While most people intend to create an estate plan, or to update one they’ve already created, in reality, some people die without an ideal estate plan in place. Post-mortem is Latin for “after death,” and post-mortem planning is simply that: planning after death to maximize tax-saving opportunities, and minimize complications, for both the deceased person’s (decedent’s) estate and for the beneficiaries of the estate. Post-mortem planning needs of a Colorado estate will depend on a number of factors, including the size of the estate and any pre-existing estate plan created by the decedent.
Common Post-Mortem Planning Tools in Colorado
As of this writing, Colorado does not collect an estate or inheritance tax. However, there a variety of tax concerns that post-mortem planning can address, including federal estate taxes. One commonly used post-mortem planning tool is a Qualified Terminable Interest Property (QTIP) election. This is used in situations involving a decedent who was married at the time of death with a trust created for the surviving spouse’s benefit. Unless a QTIP election is made, the assets that are transferred to the trust may be subject to tax. A QTIP election may only be made on an estate tax return that is properly completed and filed.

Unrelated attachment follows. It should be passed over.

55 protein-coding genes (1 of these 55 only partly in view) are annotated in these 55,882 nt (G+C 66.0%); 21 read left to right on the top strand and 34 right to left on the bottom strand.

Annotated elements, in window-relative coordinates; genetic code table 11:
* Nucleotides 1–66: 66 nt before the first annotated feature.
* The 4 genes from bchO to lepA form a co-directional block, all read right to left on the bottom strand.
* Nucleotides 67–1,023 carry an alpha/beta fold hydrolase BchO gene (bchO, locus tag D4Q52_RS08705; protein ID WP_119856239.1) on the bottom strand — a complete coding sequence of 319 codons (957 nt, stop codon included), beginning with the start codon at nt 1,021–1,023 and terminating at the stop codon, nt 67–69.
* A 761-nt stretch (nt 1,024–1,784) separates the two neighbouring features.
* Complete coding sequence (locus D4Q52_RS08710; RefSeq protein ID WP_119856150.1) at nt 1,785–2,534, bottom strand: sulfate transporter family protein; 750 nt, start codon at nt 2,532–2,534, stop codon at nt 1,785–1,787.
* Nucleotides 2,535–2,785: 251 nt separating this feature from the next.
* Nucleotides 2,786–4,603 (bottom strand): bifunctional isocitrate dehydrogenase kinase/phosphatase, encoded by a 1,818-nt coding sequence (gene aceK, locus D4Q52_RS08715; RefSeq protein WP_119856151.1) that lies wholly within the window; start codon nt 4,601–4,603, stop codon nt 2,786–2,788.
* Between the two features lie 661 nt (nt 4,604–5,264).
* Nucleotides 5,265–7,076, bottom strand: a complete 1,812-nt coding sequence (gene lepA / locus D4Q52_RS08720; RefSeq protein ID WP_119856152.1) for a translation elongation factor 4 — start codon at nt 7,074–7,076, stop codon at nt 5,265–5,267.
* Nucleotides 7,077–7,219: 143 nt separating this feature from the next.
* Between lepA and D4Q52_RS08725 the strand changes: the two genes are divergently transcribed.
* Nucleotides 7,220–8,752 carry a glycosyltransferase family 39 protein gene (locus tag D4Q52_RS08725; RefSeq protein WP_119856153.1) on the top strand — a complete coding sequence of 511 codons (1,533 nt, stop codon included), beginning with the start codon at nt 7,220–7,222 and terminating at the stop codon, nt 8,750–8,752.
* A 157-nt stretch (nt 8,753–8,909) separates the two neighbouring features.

Less well-known than the QTIP election is the “reverse QTIP.” This device allows the estate to make use of a tax exemption belonging to the decedent. With a reverse QTIP, this exemption (the “generation skipping tax,” or GST, exemption) can be used to protect assets in trust for a surviving spouse from being subject to generation skipping tax in the future. Without using the reverse QTIP, the exemption is lost and the assets may be subject to tax years after the decedent’s death, creating a heavy burden for beneficiaries.
Post-mortem planning can also be helpful in situations where the estate has significant assets, but not enough liquidity to pay estate taxes; this is sometimes the case with family businesses. Proper post-mortem planning can extend the available time in which to pay estate taxes attributable to a closely-held or family business for ten to fourteen years.
Other Advantages of Post-Mortem Planning
Even if a decedent’s estate will not owe federal estate tax, post-mortem planning can have tax advantages for a surviving spouse or other beneficiaries. For example, if the decedent does not use up all of the estate tax exemption to which he or she is entitled, post-mortem planning can allow the remainder to be “ported” to the surviving spouse and added to his or her own exemption, to protect more assets from tax at death than would otherwise be possible. This portability election must, however, be made within nine months of the first spouse’s death or it is lost forever.
Post-mortem planning also allows a beneficiary of an estate to elect to disclaim or bypass assets so that they will go directly to a successor beneficiary under the estate plan or Colorado law. This avoids tax consequences to the original beneficiary from receiving the assets and making a gift of them. Again, such an election must be made within nine months of the decedent’s death.
To learn more about how post-mortem planning can benefit your family and ease the tax burden on your estate and beneficiaries, contact the experienced estate planning and probate attorneys at Davis Schilken. Call us at 303-670-9855 to arrange a consultation at one of our two locations in The Denver Tech Center and Golden, Colorado. We look forward to working with you.